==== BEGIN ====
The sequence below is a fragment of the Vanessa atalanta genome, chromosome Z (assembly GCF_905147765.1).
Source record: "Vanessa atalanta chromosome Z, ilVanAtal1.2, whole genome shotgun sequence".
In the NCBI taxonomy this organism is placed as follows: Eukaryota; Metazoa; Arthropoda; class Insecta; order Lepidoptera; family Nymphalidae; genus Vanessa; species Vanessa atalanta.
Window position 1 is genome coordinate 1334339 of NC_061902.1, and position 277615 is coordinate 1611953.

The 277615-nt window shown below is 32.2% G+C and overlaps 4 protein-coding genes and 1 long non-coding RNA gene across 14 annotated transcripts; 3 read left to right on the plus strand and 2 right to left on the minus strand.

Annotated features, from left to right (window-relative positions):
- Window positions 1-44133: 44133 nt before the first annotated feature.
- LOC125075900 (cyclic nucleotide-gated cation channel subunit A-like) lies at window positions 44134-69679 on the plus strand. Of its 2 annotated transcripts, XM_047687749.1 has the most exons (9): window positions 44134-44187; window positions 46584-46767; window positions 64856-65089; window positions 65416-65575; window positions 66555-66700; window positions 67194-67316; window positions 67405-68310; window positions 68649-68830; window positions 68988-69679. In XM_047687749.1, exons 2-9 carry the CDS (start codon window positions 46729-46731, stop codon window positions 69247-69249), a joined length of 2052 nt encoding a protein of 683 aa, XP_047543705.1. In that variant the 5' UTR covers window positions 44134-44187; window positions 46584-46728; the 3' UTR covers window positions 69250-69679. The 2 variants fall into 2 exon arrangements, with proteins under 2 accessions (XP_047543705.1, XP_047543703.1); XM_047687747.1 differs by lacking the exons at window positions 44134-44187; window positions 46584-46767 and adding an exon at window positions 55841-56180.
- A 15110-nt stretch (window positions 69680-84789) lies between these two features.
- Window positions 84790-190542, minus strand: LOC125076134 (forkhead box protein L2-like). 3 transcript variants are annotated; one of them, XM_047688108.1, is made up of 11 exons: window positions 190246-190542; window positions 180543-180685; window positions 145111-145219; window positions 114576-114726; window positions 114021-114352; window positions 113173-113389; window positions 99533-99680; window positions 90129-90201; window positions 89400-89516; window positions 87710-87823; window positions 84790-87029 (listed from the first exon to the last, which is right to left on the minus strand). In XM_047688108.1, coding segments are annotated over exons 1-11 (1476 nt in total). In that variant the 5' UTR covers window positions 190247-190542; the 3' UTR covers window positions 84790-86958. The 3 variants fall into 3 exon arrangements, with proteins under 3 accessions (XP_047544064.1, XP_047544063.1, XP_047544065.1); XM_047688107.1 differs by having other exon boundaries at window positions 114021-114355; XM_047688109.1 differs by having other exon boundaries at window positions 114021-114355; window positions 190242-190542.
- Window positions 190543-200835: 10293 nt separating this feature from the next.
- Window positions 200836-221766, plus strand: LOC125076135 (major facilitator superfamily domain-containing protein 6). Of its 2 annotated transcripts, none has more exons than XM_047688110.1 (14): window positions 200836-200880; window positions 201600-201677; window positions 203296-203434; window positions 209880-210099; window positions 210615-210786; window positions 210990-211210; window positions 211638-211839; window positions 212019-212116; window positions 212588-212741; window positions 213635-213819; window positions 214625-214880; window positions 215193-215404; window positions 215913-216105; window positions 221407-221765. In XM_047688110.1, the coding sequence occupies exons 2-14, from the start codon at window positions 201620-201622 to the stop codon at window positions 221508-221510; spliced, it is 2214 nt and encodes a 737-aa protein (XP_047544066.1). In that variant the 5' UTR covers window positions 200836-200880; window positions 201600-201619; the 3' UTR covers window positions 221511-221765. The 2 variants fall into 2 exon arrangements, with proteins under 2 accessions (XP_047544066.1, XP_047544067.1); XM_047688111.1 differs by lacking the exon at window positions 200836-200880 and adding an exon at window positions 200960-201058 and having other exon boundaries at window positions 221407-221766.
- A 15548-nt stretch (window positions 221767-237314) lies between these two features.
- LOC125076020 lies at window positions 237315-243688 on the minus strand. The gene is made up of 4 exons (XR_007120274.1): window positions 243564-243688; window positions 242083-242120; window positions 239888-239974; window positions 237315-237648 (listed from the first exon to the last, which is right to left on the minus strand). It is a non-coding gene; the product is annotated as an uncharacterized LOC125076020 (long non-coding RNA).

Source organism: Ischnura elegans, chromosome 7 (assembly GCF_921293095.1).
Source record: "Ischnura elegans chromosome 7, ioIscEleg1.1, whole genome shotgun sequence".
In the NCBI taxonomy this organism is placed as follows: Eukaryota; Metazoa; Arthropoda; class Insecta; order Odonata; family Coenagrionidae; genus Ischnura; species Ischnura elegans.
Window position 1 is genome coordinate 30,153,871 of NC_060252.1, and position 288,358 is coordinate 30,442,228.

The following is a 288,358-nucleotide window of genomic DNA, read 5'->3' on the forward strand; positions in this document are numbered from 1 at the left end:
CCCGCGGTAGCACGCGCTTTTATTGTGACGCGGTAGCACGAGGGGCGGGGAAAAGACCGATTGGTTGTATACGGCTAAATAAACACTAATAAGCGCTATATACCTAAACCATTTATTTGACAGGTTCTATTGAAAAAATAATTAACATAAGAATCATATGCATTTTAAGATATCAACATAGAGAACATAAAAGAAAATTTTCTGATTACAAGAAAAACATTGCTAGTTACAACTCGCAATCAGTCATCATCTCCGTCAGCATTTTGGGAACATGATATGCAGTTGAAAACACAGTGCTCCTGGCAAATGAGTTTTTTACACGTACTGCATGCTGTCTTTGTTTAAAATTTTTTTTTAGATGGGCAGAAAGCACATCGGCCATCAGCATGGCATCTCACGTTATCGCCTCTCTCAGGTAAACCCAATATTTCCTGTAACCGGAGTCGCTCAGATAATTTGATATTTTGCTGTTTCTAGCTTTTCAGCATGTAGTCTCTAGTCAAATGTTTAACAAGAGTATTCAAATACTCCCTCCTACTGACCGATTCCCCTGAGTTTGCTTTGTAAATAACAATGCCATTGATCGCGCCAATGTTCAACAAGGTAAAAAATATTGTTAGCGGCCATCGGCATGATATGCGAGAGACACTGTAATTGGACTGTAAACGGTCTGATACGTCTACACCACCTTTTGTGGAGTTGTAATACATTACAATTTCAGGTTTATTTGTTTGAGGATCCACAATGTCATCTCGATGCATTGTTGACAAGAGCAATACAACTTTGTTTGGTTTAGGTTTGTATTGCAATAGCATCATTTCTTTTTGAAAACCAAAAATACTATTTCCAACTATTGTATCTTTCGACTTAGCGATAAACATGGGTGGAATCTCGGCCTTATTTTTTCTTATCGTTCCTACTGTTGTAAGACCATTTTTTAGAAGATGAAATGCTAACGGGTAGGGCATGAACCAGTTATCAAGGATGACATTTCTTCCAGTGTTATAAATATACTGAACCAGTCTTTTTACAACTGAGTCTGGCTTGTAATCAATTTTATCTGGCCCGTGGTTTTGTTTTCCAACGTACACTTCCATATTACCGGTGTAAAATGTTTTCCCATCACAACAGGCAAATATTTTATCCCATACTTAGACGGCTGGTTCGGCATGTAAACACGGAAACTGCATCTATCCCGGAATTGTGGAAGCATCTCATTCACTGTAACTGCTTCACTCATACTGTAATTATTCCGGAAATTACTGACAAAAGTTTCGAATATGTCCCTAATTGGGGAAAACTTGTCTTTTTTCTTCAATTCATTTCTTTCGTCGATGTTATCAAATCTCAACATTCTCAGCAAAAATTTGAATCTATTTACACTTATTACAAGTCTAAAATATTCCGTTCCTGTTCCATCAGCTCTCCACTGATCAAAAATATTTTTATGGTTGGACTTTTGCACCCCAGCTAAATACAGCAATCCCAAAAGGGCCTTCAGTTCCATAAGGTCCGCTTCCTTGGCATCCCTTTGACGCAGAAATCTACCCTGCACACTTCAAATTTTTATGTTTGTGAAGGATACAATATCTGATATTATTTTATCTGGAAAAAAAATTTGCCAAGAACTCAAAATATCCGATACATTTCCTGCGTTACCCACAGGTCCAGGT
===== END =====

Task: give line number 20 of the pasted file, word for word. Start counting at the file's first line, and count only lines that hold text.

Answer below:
CCCGCGGTAGCACGCGCTTTTATTGTGACGCGGTAGCACGAGGGGCGGGGAAAAGACCGATTGGTTGTATACGGCTAAATAAACACTAATAAGCGCTATATACCTAAACCATTTATTTGACAGGTTCTATTGAAAAAATAATTAACATAAGAATCATATGCATTTTAAGATATCAACATAGAGAACATAAAAGAAAATTTTCTGATTACAAGAAAAACATTGCTAGTTACAACTCGCAATCAGTCATCATCTCCGTCAGCATTTTGGGAACATGATATGCAGTTGAAAACACAGTGCTCCTGGCAAATGAGTTTTTTACACGTACTGCATGCTGTCTTTGTTTAAAATTTTTTTTTAGATGGGCAGAAAGCACATCGGCCATCAGCATGGCATCTCACGTTATCGCCTCTCTCAGGTAAACCCAATATTTCCTGTAACCGGAGTCGCTCAGATAATTTGATATTTTGCTGTTTCTAGCTTTTCAGCATGTAGTCTCTAGTCAAATGTTTAACAAGAGTATTCAAATACTCCCTCCTACTGACCGATTCCCCTGAGTTTGCTTTGTAAATAACAATGCCATTGATCGCGCCAATGTTCAACAAGGTAAAAAATATTGTTAGCGGCCATCGGCATGATATGCGAGAGACACTGTAATTGGACTGTAAACGGTCTGATACGTCTACACCACCTTTTGTGGAGTTGTAATACATTACAATTTCAGGTTTATTTGTTTGAGGATCCACAATGTCATCTCGATGCATTGTTGACAAGAGCAATACAACTTTGTTTGGTTTAGGTTTGTATTGCAATAGCATCATTTCTTTTTGAAAACCAAAAATACTATTTCCAACTATTGTATCTTTCGACTTAGCGATAAACATGGGTGGAATCTCGGCCTTATTTTTTCTTATCGTTCCTACTGTTGTAAGACCATTTTTTAGAAGATGAAATGCTAACGGGTAGGGCATGAACCAGTTATCAAGGATGACATTTCTTCCAGTGTTATAAATATACTGAACCAGTCTTTTTACAACTGAGTCTGGCTTGTAATCAATTTTATCTGGCCCGTGGTTTTGTTTTCCAACGTACACTTCCATATTACCGGTGTAAAATGTTTTCCCATCACAACAGGCAAATATTTTATCCCATACTTAGACGGCTGGTTCGGCATGTAAACACGGAAACTGCATCTATCCCGGAATTGTGGAAGCATCTCATTCACTGTAACTGCTTCACTCATACTGTAATTATTCCGGAAATTACTGACAAAAGTTTCGAATATGTCCCTAATTGGGGAAAACTTGTCTTTTTTCTTCAATTCATTTCTTTCGTCGATGTTATCAAATCTCAACATTCTCAGCAAAAATTTGAATCTATTTACACTTATTACAAGTCTAAAATATTCCGTTCCTGTTCCATCAGCTCTCCACTGATCAAAAATATTTTTATGGTTGGACTTTTGCACCCCAGCTAAATACAGCAATCCCAAAAGGGCCTTCAGTTCCATAAGGTCCGCTTCCTTGGCATCCCTTTGACGCAGAAATCTACCCTGCACACTTCAAATTTTTATGTTTGTGAAGGATACAATATCTGATATTATTTTATCTGGAAAAAAAATTTGCCAAGAACTCAAAATATCCGATACATTTCCTGCGTTACCCACAGGTCCAGGT